Morning Commentary: COVID-19, the Economy and the Year Ahead: It’s Complicated
A daily summary and commentary of events and factors that affect the global markets, with a particular emphasis on the foreign exchange markets.
COVID-19, the Economy and the Year Ahead: It’s Complicated
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Andrew Kositkun Foreign Exchange Head Trader
The relationship between economic engagement and COVID-19 cases has been a complex and ever-evolving one. In the spring, the economy was crushed by surging COVID-19 cases as local authorities initiated broad shutdowns and households sheltered in place. In contrast, the summer virus surge in the U.S. appears to have had a smaller economic impact, as the economy outperformed expectations. What will the winter surge bring?
As with most things, the reality will likely be somewhere between the extremes, although there are reasons to have a bias toward the benign summer scenario. Here are some reasons supporting a more moderate economic impact:
Individuals and politicians have pandemic fatigue, so the bar for hunkering down again is higher.
Fewer federal backstops than in spring and summer could also make local officials more reluctant to shut down again.
People have learned to function with COVID-19, meaning consumers have shifted the way they conduct economic activities rather than stopping them.
However, there are also arguments for why the economic impact could be worse:
Cases, hospitalizations and fatalities are likely to be much higher than in the summer.
The lack of federal backstops means a larger hit to the local economy if businesses are forced to close.
Winter poses two new problems relative to summer. Activities cannot be moved indoors as easily, and unfortunately, holidays can be super-spreader events.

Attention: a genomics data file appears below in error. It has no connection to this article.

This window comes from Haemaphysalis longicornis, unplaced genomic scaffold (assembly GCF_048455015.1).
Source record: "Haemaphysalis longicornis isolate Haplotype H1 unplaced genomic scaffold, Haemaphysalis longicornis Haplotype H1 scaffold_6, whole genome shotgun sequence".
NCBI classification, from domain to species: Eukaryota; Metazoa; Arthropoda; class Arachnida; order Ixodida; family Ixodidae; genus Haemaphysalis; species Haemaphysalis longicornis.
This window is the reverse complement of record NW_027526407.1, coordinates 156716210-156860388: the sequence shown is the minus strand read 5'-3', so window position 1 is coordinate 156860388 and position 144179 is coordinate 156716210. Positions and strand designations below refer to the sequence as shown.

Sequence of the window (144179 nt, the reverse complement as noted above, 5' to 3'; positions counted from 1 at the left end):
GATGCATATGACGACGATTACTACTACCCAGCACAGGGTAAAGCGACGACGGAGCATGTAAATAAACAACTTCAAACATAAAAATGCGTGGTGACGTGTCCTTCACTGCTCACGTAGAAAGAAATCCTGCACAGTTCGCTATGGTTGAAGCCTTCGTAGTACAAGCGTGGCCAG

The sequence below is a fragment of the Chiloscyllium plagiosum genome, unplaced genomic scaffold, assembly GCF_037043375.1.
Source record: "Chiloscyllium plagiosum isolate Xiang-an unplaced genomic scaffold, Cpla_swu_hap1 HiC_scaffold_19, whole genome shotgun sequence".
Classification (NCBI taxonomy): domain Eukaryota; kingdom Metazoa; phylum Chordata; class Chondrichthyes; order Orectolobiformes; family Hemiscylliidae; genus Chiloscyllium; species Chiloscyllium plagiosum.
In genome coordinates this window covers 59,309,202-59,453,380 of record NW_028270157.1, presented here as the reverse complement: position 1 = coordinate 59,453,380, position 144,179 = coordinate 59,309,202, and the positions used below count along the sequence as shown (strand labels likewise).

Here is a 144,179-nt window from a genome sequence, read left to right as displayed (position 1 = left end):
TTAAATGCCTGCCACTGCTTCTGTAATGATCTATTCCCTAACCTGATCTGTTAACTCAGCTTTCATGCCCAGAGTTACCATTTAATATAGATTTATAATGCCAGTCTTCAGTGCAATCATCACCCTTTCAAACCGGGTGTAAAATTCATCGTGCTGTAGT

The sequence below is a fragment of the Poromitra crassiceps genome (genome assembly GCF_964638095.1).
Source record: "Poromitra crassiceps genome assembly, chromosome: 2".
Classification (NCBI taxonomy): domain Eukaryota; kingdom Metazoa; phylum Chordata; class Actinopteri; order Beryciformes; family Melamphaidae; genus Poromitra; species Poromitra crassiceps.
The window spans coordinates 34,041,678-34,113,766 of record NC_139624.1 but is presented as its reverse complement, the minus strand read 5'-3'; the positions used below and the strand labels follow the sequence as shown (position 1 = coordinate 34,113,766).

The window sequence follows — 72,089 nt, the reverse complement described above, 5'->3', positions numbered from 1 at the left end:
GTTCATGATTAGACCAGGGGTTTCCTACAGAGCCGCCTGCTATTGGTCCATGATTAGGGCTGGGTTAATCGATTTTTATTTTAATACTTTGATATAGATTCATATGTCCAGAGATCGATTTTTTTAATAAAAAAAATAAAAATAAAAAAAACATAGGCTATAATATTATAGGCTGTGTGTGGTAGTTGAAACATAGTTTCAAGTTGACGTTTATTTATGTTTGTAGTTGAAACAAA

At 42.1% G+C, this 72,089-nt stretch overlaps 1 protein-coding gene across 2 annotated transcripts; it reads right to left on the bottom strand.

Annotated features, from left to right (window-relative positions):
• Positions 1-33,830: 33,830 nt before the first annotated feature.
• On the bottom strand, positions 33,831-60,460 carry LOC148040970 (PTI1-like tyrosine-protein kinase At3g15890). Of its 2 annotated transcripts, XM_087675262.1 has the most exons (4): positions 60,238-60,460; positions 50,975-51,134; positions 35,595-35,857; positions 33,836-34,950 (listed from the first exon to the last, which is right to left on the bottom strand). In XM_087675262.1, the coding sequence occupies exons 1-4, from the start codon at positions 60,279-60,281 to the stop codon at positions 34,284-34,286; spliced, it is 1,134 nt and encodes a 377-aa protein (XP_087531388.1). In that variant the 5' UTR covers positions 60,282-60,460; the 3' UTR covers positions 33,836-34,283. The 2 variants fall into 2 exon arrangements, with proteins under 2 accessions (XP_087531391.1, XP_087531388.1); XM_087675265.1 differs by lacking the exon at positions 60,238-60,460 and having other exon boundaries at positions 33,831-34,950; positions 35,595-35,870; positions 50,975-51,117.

Putting this all together, growth is likely to stall in the next few months, as there are few alternatives to lockdowns absent widespread vaccine distribution. But despite the uncertain environment, expectations for growth (medium-term vaccine optimism) have started to overtake precautions (near-term COVID-19 spikes) as markets have received three straight weeks of positive vaccine news.
The concern is that markets are becoming too optimistic and will have to correct once they reawaken to the cold and difficult reality between now and widespread vaccine distribution. To this point, most global policymakers continue to express caution despite vaccine progress on the positive side of central bank assumptions. Keep in mind that uncertainty remains around the next round of fiscal stimulus in the U.S. and the Thanksgiving holiday is widely anticipated to lead to a fresh COVID-19 spike right around the time of the next holiday period.
Risks aside, over the long run, economies that are best able to deliver higher expected returns to capital should still see currency outperformance. That said, the expected growth differences in 2021 at the aggregate level should be muted, making it worthwhile to look at individual currencies more in depth. We will do this starting next week, but until then, I wish everyone a safe and happy Thanksgiving.
HERE ARE THE KEY NEWS STORIES FROM OVERNIGHT:
U.S. initial jobless claims increased for the second week in a row, the first back-to-back increase since July. This back-to-back rise in jobless claims suggests potential weakness in next week’s jobs report, as market consensus is for 500,000 additional jobs versus 638,000 jobs added in October. Unfortunately, with lockdowns widening, the recent run of soft labor market data could just be the start of renewed labor market stress.
The Fed will release minutes from its most recent policy meeting today. While it was an uneventful meeting, the minutes should provide insight into where officials stand regarding QE. The Fed has committed to keeping rates low until inflation hits its target but has yet to provide guidance for balance sheet policy.
Month-end hedging models suggest strong U.S. dollar selling due to strong U.S. equity gains this month.
U.K. Chancellor Rishi Sunak will lay out his plans for next year after promising over the weekend that people “will not see austerity next week” and promising to increase spending to ease the “enormous stress and strain” on the economy.
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